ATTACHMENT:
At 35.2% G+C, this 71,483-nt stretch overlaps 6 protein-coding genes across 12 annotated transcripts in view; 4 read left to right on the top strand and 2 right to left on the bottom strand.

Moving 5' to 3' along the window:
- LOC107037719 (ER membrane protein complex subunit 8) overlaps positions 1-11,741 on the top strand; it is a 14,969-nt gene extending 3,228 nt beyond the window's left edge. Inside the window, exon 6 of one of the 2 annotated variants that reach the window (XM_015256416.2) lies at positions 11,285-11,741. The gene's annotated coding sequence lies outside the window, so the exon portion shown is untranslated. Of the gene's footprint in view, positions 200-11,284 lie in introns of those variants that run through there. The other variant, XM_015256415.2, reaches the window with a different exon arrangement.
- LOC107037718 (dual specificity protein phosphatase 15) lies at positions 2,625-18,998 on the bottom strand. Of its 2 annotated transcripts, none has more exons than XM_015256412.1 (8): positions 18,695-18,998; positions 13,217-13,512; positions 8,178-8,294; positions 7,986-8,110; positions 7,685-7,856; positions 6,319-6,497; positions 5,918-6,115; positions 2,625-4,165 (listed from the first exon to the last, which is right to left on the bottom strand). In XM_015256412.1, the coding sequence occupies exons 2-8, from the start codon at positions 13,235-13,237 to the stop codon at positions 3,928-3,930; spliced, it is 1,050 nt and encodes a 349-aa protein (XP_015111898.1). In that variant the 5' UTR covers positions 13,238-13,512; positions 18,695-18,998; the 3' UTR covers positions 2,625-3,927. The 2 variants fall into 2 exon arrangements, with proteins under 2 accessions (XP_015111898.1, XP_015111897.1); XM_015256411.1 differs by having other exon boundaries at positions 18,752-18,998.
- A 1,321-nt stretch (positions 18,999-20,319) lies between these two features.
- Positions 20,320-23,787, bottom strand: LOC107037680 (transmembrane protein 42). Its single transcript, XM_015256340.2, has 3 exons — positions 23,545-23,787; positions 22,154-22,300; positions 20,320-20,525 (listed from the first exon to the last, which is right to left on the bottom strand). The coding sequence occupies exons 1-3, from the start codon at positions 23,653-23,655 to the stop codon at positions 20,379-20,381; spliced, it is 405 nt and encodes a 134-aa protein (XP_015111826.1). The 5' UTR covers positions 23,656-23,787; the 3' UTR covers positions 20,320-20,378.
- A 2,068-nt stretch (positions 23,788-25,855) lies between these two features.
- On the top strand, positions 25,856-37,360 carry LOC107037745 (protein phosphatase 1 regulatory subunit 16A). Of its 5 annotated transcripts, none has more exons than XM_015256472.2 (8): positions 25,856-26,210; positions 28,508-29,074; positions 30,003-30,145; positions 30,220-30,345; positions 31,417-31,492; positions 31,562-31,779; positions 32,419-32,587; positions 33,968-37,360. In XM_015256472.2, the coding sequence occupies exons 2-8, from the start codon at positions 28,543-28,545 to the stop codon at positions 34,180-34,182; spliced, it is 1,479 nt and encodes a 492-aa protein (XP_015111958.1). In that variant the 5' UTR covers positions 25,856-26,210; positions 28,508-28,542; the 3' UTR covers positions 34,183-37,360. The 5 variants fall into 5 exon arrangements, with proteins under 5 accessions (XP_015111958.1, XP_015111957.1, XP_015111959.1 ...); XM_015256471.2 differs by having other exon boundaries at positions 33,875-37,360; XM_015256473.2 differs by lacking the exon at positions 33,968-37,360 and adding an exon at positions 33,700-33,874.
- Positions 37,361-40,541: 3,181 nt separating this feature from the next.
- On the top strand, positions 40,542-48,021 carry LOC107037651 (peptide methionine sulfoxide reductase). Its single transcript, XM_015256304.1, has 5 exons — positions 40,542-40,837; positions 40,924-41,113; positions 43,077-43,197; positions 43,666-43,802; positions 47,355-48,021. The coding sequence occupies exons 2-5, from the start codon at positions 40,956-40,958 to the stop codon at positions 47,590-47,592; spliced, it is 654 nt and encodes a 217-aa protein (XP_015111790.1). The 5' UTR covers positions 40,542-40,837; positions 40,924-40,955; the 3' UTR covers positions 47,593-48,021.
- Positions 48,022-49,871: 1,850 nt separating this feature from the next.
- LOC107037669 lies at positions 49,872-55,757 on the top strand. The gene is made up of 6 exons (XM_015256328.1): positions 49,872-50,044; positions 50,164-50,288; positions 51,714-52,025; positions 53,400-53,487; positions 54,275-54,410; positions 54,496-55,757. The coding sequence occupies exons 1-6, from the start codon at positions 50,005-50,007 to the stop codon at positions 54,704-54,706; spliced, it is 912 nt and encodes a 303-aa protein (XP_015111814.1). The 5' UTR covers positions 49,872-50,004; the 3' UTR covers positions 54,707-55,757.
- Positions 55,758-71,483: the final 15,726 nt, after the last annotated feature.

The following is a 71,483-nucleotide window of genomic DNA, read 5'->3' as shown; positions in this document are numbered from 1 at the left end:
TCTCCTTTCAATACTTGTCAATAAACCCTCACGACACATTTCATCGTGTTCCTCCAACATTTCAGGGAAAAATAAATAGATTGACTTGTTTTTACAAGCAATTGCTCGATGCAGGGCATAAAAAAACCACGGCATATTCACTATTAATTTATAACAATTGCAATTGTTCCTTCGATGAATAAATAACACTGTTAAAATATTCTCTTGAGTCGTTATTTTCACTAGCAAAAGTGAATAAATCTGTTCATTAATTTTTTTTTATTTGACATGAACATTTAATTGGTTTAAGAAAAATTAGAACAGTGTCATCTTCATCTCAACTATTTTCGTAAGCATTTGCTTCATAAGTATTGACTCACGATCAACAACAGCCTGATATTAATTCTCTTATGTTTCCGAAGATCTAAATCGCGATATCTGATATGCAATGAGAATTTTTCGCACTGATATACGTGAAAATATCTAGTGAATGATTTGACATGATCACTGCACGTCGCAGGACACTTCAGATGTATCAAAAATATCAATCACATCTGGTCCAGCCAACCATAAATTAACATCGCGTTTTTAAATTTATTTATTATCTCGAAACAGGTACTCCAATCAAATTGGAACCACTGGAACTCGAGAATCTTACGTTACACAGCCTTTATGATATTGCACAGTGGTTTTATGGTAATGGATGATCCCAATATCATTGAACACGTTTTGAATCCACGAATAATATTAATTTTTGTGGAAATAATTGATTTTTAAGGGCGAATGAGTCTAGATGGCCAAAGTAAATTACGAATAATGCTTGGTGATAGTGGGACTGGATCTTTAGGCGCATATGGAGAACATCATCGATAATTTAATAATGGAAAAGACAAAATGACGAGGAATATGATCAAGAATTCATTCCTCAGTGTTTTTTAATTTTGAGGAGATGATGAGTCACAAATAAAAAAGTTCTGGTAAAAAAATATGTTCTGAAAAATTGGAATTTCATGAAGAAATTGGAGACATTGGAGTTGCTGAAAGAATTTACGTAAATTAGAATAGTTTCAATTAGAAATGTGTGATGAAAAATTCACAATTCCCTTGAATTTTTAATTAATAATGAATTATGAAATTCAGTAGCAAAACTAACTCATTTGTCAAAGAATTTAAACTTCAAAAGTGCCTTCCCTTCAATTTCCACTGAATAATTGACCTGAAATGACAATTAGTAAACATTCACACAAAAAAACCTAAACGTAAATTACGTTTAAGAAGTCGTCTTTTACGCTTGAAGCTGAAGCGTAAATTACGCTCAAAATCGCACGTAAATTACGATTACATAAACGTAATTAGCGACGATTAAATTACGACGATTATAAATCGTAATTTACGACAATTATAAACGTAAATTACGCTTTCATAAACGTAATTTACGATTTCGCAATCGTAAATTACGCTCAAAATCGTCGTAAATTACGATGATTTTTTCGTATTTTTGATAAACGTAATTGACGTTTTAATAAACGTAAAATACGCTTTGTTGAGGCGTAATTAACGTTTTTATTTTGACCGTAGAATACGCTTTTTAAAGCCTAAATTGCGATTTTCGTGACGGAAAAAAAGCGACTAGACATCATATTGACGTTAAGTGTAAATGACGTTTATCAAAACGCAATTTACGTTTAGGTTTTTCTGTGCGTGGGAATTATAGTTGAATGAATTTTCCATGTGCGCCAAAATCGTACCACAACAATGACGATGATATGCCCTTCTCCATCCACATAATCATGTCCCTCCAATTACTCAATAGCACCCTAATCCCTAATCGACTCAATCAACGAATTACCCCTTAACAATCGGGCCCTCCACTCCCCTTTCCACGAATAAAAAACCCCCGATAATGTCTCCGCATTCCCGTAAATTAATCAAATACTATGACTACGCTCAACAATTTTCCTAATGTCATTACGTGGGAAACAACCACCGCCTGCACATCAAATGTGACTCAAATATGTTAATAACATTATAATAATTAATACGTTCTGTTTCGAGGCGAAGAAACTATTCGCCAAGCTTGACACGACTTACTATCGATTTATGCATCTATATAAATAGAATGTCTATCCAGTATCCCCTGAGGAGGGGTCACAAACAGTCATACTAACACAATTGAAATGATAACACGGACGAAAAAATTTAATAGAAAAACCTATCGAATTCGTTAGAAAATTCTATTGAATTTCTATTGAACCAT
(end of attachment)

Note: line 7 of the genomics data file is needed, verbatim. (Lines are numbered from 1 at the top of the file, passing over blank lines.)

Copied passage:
- A 2,068-nt stretch (positions 23,788-25,855) lies between these two features.